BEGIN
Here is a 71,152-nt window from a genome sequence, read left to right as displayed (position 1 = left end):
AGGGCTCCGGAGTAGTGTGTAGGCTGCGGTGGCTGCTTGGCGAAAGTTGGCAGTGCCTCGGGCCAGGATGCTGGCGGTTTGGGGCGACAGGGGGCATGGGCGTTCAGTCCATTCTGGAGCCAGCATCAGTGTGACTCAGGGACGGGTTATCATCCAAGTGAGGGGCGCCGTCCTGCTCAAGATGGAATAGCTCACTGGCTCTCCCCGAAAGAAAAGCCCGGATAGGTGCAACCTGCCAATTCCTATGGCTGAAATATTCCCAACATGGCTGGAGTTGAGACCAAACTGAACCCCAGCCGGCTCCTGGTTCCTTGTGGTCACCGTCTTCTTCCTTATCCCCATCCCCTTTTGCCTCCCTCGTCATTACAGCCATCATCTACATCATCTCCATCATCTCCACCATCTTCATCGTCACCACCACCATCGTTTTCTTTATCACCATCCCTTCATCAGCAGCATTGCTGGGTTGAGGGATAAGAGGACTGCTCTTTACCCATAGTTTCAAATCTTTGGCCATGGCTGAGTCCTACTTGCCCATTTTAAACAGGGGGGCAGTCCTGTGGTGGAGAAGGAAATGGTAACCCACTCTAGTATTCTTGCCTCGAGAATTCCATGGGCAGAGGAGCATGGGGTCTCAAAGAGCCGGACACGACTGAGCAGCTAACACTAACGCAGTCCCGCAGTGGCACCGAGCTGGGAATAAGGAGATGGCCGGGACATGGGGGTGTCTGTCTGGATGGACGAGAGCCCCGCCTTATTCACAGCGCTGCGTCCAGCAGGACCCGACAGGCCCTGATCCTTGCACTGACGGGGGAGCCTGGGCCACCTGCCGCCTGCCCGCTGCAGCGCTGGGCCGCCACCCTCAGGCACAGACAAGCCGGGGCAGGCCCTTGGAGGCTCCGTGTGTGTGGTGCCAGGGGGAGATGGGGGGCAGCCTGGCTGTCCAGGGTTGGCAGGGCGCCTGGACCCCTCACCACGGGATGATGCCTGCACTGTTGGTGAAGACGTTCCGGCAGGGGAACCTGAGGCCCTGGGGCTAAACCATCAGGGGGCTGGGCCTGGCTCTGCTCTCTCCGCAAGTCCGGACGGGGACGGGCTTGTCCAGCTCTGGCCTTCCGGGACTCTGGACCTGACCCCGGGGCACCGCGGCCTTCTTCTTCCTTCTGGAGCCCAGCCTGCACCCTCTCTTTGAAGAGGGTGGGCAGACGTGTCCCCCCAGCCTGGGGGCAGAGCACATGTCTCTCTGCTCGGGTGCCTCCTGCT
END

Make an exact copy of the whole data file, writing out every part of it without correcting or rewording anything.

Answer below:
Here is a 71,152-nt window from a genome sequence, read left to right as displayed (position 1 = left end):
AGGGCTCCGGAGTAGTGTGTAGGCTGCGGTGGCTGCTTGGCGAAAGTTGGCAGTGCCTCGGGCCAGGATGCTGGCGGTTTGGGGCGACAGGGGGCATGGGCGTTCAGTCCATTCTGGAGCCAGCATCAGTGTGACTCAGGGACGGGTTATCATCCAAGTGAGGGGCGCCGTCCTGCTCAAGATGGAATAGCTCACTGGCTCTCCCCGAAAGAAAAGCCCGGATAGGTGCAACCTGCCAATTCCTATGGCTGAAATATTCCCAACATGGCTGGAGTTGAGACCAAACTGAACCCCAGCCGGCTCCTGGTTCCTTGTGGTCACCGTCTTCTTCCTTATCCCCATCCCCTTTTGCCTCCCTCGTCATTACAGCCATCATCTACATCATCTCCATCATCTCCACCATCTTCATCGTCACCACCACCATCGTTTTCTTTATCACCATCCCTTCATCAGCAGCATTGCTGGGTTGAGGGATAAGAGGACTGCTCTTTACCCATAGTTTCAAATCTTTGGCCATGGCTGAGTCCTACTTGCCCATTTTAAACAGGGGGGCAGTCCTGTGGTGGAGAAGGAAATGGTAACCCACTCTAGTATTCTTGCCTCGAGAATTCCATGGGCAGAGGAGCATGGGGTCTCAAAGAGCCGGACACGACTGAGCAGCTAACACTAACGCAGTCCCGCAGTGGCACCGAGCTGGGAATAAGGAGATGGCCGGGACATGGGGGTGTCTGTCTGGATGGACGAGAGCCCCGCCTTATTCACAGCGCTGCGTCCAGCAGGACCCGACAGGCCCTGATCCTTGCACTGACGGGGGAGCCTGGGCCACCTGCCGCCTGCCCGCTGCAGCGCTGGGCCGCCACCCTCAGGCACAGACAAGCCGGGGCAGGCCCTTGGAGGCTCCGTGTGTGTGGTGCCAGGGGGAGATGGGGGGCAGCCTGGCTGTCCAGGGTTGGCAGGGCGCCTGGACCCCTCACCACGGGATGATGCCTGCACTGTTGGTGAAGACGTTCCGGCAGGGGAACCTGAGGCCCTGGGGCTAAACCATCAGGGGGCTGGGCCTGGCTCTGCTCTCTCCGCAAGTCCGGACGGGGACGGGCTTGTCCAGCTCTGGCCTTCCGGGACTCTGGACCTGACCCCGGGGCACCGCGGCCTTCTTCTTCCTTCTGGAGCCCAGCCTGCACCCTCTCTTTGAAGAGGGTGGGCAGACGTGTCCCCCCAGCCTGGGGGCAGAGCACATGTCTCTCTGCTCGGGTGCCTCCTGCT